Help me pick a cover for my book from these 5 options.

This whole book-writing thing is getting realer every day. I am close to publishing my first book called What Does Your Fortune Cookie Say? with Ripples Media. And I am learning a lot in the process. It turns out that you can’t just throw 200 pieces of paper on a shelf and call it a book. To be ‘official’ you have to put a cover on it and bind the pages together. Rules…

So rather than try to disrupt the entire book publishing industry with an innovative loose-leaf style book, I have decided to cave in and create a cover for my book. Boring, I know. But you have to pick your battles.

Here are 5 book covers I am considering. Now, I’d love to have your help. Take a look and respond in the comments section with the book cover you prefer. You could either describe your favorite option in great detail, or simply use the letter that goes with the cover design. Your choice.

The Options:

A

A

B

B

C

C

D

D

E

E

Here they are at a glance.

What do you like?

Please share your favorite in the comments section. If your favorite cover gets chosen there is a big high five coming your way the next time I see you.

What would the author’s bio in your book say?

I am in the final strokes of writing a book called What Does Your Fortune Cookie Say? Today I have to write my author’s biography. It’s what people who only have time for 2 syllables call a bio. It’s a 150-200 word summation of why you should give a hoot about what this owl has to say.

It’s harder than it sounds.

This task didn’t sound that challenging to me until I sat down to write it. Sure I know who I am. I have been there for all of my major life events. I tell the short story of me frequently when I meet new people. And sometimes when I meet used people.

However, I am not often trying to convince strangers that I am an expert on self-improvement. What would I say? That I used to be a lot worse? That they should have seen how bad I started out? That in the very beginning I couldn’t even walk, talk, feed myself, or hold my bladder?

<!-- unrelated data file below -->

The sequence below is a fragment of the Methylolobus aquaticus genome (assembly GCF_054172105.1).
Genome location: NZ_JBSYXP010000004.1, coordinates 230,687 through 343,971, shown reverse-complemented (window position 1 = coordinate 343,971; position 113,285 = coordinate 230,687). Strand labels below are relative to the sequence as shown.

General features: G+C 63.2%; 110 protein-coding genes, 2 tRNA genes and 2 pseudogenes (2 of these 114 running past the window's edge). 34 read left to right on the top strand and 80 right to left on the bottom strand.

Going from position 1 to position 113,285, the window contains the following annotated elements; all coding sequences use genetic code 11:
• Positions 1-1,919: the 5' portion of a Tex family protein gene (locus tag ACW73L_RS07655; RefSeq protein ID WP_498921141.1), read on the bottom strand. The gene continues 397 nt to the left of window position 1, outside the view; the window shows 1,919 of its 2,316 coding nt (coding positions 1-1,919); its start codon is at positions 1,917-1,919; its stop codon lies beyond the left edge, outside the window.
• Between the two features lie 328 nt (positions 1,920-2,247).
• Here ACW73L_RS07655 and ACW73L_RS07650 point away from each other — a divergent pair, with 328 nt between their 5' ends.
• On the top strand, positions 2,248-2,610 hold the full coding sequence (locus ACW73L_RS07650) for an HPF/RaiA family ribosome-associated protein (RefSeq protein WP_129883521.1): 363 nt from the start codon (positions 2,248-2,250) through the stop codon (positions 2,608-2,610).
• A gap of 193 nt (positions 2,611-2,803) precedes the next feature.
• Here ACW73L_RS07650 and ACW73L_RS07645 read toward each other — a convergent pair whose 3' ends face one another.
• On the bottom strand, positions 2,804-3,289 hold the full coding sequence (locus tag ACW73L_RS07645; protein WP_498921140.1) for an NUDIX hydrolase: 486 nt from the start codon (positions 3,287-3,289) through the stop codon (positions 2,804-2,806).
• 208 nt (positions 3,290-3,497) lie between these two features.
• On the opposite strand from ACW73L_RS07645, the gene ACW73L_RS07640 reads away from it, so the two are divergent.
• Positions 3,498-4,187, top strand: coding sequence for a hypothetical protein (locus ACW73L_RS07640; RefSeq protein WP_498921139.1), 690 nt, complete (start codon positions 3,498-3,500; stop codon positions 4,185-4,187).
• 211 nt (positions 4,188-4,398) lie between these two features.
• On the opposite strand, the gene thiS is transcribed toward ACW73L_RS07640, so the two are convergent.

My Wife’s Formula

What credentializes me to share my self-improvement and personal growth tips? When I asked my wife Dawn this question she replied quickly with the following succinct summary:

Your Positive Attitude. + Perpetual Self-Education + Life Experience + Professional Success + Athletic Success + Degree in Psychology + Story Telling Skills = Credibility

I thought that was a pretty good summation. I also thought maybe she is the one that should be writing the book. Or at least my bio.

Positive Attitude

It is challenging to summarize my positive attitude, despite the fact that my personal buoyancy is likely one of my greatest and most distinguishing assets.

Perpetual Self-Education

This is also hard to summarize. There are no degrees, certifications, or student loan debt for self-education. Yet my self-education far exceeds my formal education in breadth, depth, and applicability.

Life Experience

This is super important. Yet impossible to summarize within a 200-word bio.

Professional Success

This is easier. I started my advertising career as a junior copywriter. I worked my way up the creative ranks until I became the Chief Creative Officer of a 275-person ad agency. I helped lead the sale of that agency to the giant advertising agency holding company, Publicis. Then I became the lead creative of the largest ad agency in Atlanta.

I have worked on iconic brands including Reddi-Wip, GNC, Nike, Coca Cola, Dasani, Nationwide Insurance, Wells Fargo, UPS, Hertz, Safelite, Mizuno, Bob Evans, Chick-fil-a, Universal Studios, AMC Theaters, Volvo, SeaDoo and Ski-Doo.

I became an entrepreneur in 2016 when I took a big bet on myself (and my amazing future teammates) by launching the advertising and idea agency The Weaponry. Today we have more than 25 clients across the United States, as well as in Canada and India.

Athletic Success